But before the president could finish his thought, a woman shouted something about Bradley Manning, the former United States Army soldier who was sentenced to 35 years in prison for leaking government documents. Another woman, later identified as 2012 congressional Green Party candidate Ursula Rozum, held up a “Free Bradley Manning” sign, inciting boos and shouts from the crowd. Rozum also spent time with protestors outside the high school before the event, she said. These protestors were anti-hydrofracking activists and a Muslim group opposing foreign aid to Egypt.

The hecklers were escorted out of the gym almost six minutes into the speech, and the commotion caused Obama to lose his control of the audience. He shouted, “hold on” more than 10 times before settling down the crowd.

“Can I just say, as hecklers go, that young lady was very polite,” Obama said. “She brought up an issue of importance.”

Back on the topic of education, Obama delved into the details of his proposed reforms. His planned legislation will give colleges a bonus based upon the number of students with Pell Grants who graduate. The president also wants Congress to fix the Pay As You Earn plan, which caps the payment for students with loan debt at 10 percent of their yearly income.

“We want every student to have the chance to pay back their loans in a way that doesn’t stop them from pursuing their dreams,” Obama said.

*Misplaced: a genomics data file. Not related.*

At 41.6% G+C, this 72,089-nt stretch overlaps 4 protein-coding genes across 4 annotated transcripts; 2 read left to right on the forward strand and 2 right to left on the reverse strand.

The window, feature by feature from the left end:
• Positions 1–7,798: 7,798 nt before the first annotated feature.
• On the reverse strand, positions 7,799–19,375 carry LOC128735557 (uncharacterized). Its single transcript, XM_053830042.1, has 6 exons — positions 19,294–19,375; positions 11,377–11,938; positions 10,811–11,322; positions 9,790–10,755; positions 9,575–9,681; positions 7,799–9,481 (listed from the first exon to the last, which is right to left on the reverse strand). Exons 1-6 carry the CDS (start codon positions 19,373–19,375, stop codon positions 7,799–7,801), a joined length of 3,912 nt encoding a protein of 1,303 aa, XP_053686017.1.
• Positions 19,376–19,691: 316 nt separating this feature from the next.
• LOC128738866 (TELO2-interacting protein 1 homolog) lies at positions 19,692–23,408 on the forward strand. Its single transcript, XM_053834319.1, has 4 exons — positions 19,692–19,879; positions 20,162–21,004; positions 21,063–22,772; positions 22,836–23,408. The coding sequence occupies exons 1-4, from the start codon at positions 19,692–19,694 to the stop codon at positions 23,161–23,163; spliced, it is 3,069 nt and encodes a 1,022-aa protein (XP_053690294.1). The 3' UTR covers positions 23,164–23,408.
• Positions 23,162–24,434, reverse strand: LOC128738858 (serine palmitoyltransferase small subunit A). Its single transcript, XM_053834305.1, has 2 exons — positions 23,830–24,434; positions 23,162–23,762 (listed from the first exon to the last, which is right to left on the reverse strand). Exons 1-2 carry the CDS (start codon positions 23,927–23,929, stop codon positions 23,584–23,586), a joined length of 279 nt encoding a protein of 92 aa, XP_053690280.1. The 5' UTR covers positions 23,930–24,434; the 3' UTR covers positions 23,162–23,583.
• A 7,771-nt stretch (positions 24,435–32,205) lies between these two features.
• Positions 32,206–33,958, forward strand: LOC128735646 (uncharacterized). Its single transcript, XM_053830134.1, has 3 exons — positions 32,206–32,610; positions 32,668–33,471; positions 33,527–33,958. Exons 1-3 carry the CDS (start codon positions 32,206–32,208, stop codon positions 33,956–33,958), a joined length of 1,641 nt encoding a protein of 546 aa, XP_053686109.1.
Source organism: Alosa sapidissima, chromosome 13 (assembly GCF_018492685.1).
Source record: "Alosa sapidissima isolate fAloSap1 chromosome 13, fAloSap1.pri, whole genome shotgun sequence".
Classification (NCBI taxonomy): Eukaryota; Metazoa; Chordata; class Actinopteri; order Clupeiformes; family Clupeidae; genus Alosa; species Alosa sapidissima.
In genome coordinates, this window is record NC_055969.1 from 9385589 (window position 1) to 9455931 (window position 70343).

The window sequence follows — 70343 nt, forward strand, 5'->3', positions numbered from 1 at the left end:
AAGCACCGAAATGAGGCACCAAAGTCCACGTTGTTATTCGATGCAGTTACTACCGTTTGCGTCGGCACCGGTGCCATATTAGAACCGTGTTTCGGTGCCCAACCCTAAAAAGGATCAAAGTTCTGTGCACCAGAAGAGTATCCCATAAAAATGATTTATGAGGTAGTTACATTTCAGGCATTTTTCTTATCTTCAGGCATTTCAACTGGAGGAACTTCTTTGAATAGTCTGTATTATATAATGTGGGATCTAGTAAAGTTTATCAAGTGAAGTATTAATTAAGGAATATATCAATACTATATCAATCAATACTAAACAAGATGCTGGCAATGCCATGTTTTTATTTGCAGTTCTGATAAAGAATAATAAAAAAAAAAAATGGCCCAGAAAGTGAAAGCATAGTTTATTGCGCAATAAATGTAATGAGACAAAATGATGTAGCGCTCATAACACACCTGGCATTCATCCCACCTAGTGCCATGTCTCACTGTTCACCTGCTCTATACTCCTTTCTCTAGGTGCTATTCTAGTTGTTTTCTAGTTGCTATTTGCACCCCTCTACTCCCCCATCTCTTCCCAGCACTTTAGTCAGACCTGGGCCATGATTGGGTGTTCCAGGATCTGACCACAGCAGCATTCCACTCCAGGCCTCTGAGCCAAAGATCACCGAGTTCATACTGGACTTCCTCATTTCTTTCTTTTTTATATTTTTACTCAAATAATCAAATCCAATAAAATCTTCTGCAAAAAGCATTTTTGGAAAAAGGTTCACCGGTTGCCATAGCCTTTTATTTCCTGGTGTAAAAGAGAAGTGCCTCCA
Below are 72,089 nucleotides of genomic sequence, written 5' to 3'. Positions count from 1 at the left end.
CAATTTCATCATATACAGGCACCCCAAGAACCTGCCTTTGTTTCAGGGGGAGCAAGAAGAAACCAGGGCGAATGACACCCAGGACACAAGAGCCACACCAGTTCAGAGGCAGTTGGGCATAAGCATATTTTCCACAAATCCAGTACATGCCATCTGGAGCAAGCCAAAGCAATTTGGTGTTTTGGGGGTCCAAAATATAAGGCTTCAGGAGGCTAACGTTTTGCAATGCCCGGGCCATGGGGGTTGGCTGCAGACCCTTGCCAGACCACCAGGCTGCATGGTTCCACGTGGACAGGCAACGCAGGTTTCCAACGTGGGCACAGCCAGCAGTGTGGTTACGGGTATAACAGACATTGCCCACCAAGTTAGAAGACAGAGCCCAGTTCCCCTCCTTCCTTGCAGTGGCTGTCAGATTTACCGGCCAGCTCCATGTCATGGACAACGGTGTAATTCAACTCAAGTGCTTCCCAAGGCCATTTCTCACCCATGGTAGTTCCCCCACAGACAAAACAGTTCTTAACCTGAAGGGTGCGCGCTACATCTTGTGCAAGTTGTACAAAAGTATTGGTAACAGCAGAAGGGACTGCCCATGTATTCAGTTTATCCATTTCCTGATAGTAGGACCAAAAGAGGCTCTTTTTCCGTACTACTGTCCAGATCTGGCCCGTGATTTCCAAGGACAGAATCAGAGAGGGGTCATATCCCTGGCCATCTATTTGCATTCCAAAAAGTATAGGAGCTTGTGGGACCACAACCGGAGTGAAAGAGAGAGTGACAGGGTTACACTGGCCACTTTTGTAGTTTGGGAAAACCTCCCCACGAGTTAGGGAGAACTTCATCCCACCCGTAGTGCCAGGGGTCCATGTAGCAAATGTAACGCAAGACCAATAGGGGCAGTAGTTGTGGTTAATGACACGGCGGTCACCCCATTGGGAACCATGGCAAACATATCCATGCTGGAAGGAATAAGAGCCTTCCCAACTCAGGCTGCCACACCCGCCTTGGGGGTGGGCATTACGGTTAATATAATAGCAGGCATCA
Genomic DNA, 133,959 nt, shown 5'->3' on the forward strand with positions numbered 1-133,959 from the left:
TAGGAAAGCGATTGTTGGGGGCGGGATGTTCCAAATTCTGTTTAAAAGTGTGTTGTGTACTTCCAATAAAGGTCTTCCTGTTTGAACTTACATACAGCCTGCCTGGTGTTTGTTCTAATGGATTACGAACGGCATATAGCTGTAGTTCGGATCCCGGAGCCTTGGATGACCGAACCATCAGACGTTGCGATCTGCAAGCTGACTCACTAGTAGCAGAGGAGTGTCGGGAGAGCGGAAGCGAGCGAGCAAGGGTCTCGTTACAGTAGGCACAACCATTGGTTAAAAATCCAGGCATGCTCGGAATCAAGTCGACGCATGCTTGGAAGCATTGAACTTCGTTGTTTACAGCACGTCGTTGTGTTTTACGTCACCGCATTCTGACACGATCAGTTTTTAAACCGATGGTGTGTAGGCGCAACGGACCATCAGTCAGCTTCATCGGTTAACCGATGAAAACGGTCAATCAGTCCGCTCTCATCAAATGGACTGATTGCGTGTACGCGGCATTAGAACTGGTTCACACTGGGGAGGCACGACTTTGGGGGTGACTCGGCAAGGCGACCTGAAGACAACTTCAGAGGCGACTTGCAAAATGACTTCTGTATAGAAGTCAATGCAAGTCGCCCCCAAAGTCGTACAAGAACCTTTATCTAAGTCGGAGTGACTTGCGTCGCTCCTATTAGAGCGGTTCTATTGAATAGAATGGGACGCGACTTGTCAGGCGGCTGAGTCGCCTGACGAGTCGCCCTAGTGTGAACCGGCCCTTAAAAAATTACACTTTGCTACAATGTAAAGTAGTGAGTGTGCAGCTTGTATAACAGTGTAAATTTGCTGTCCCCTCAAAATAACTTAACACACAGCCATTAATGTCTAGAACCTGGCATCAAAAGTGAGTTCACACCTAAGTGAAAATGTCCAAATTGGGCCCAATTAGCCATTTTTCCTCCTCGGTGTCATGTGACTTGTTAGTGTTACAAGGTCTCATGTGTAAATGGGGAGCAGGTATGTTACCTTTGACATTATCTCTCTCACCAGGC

These reforms will also introduce a new college ranking system based on affordability, scholarships and graduation rates, Obama said. This system, Obama said, will increase the value of the schools and promote innovation in the colleges. The reforms will also help students pay for college.

“We'll help more students get rid of their debt so they can get started on their lives,” he said.

When asked about how the new ranking system will affect Syracuse University, Chancellor Nancy Cantor, who attended the event, said the university will do just fine.

“SU will look very good because we care deeply about socio-economical diversity,” she said. “We really care about who we’re bringing in.”

Obama said the issue of paying for higher education needs to be Congress’ highest priority. All the talk of shutting down the government and repealing Obama’s healthcare reform, the president said, is distracting from other more important issues.